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C2TN

 
STUDIES OF NATURAL RADIONUCLIDES AVAILABILITY IN NORM (NATURALLY OCCURRING RADIOACTIVE MATERIALS) SITES

1) Radioecological studies on the phosphogypsum stock pile of Barreiro
A phosphogypsum (PG) waste pile resulting from the production of phosphate fertilizer industry from the wet process of phosphate rock (phosphorite) is located at Lavradio-Barreiro, southern margin of Tejo estuary. PG may contain large amounts of radionuclides of the uranium series (e.g., 226Ra and 210Pb) and trace elements, which can be toxic to the environment. In this work a first integrated approach of this waste material and environmental samples is performed including: (i) the characterization of PG and the surrounding soil in terms of natural radionuclides, and chemical and crystalline composition; and (ii) the assessment of radionuclides transfer to plants (fam.Plantaginaceae, Plantago sp.) and mosses (Bryum sp.) growing naturally on the PG pile.

 PSR 13

Activity concentrations of main radionuclides measured in herbaceous plants, mosses and the underlying substrate of phosphogypsum.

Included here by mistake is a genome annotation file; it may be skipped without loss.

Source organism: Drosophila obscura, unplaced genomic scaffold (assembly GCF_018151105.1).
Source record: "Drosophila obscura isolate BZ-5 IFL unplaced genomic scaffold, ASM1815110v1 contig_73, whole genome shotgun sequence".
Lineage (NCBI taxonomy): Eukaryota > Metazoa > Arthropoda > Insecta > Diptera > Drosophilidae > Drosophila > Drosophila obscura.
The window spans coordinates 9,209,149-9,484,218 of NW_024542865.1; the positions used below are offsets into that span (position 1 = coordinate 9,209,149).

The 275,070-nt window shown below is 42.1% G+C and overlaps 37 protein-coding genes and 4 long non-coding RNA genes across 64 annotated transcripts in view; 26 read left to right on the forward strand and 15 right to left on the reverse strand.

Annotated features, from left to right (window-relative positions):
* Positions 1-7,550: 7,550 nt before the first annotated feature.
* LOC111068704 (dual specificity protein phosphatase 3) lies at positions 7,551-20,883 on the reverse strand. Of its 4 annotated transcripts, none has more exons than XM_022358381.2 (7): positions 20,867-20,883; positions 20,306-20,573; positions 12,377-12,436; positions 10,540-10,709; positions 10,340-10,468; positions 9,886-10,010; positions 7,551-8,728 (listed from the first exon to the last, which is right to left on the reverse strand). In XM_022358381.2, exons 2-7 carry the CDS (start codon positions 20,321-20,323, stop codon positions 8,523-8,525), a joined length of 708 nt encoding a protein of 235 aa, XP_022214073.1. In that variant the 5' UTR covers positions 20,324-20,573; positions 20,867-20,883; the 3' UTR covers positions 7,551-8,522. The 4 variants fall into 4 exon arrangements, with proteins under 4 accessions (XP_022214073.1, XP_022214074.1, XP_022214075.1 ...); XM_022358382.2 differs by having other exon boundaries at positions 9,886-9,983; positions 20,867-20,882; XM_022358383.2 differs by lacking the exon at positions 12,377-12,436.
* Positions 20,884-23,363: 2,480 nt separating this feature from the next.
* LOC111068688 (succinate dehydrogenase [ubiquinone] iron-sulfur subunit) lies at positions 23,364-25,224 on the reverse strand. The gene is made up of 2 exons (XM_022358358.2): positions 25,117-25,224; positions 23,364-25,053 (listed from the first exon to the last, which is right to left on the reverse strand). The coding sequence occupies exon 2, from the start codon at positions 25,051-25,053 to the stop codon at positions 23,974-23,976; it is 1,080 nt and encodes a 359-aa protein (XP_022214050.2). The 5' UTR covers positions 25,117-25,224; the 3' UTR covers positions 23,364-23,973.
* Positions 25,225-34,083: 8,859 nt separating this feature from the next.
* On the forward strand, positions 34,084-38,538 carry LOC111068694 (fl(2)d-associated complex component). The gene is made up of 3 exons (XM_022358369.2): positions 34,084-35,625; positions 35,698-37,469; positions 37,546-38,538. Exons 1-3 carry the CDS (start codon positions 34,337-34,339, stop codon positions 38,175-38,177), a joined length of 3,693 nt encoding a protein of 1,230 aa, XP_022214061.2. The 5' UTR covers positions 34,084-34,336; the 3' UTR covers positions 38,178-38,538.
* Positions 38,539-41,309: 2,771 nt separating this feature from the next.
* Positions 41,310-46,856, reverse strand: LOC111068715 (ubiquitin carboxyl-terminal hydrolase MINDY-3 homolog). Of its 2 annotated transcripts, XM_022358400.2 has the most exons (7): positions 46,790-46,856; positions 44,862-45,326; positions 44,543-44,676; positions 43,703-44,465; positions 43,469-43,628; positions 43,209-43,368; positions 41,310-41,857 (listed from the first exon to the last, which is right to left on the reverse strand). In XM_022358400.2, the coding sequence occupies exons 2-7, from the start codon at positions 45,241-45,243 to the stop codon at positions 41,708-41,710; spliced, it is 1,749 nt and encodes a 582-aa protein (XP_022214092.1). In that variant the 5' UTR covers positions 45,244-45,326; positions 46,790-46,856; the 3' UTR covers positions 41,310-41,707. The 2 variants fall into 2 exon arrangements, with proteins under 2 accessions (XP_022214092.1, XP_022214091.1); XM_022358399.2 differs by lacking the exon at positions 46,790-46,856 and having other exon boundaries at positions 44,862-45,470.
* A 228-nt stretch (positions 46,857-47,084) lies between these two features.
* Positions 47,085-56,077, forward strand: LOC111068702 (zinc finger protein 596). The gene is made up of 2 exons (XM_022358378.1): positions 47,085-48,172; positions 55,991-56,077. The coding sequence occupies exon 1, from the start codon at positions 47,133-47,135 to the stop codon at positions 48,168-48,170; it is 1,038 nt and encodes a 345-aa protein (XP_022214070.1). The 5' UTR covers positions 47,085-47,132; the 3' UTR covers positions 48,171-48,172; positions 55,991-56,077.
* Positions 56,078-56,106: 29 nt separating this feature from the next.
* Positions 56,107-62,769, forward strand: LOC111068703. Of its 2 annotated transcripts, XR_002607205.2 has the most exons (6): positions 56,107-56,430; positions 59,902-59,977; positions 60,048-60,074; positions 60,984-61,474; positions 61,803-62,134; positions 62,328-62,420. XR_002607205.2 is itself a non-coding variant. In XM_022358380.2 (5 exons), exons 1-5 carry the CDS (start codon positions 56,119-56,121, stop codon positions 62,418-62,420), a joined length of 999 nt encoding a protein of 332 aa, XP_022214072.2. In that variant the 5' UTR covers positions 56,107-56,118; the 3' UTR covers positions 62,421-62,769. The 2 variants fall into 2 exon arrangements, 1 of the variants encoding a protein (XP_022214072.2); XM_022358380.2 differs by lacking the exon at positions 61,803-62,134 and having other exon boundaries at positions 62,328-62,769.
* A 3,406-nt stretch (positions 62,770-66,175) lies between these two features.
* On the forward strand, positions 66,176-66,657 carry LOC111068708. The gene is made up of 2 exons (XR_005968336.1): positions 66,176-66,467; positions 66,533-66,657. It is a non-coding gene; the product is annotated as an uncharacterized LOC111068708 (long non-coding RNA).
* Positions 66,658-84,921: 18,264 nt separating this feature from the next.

2) In situ radioecological experiment in the vicinity of a sealed uranium mine dump site (Barragem Velha, Urgeiriça)

A small in situ scale experiment for determination of U and 226Ra bioavailability was performed in the former uranium mining site of Urgeriça, located at the center of Portugal. To enhance the uranium availability citric acid solutions with different concentrations (10 and 20 mmol L-1) were applied on the top soil cover with a fern field (Figure below). After laboratory treatment soil and plant samples were analysed by gamma spectrometry. The analyses of the uranium concentration in plant tissue and soil solution are still ongoing.

 PSR 14

 Adding citric acid to soil on a fern field.

 

Contact person(s)Mª José Madruga, José A. Gil Corisco and Jan Mihalik

Selected paper(s):

  • Corisco  JAG, Mihalik  J, Madruga MJ, Prudêncio MI, Marques R, Santos M, Reis M (2017).  Natural Radionuclides, Rare Earths and Heavy Metals Transferred to the Wild Vegetation Covering a Phosphogypsum Stockpile at Barreiro, Portugal. Water Air and Soil Pollution 228: 235. doi:10.1007/s11270-017-3413-6.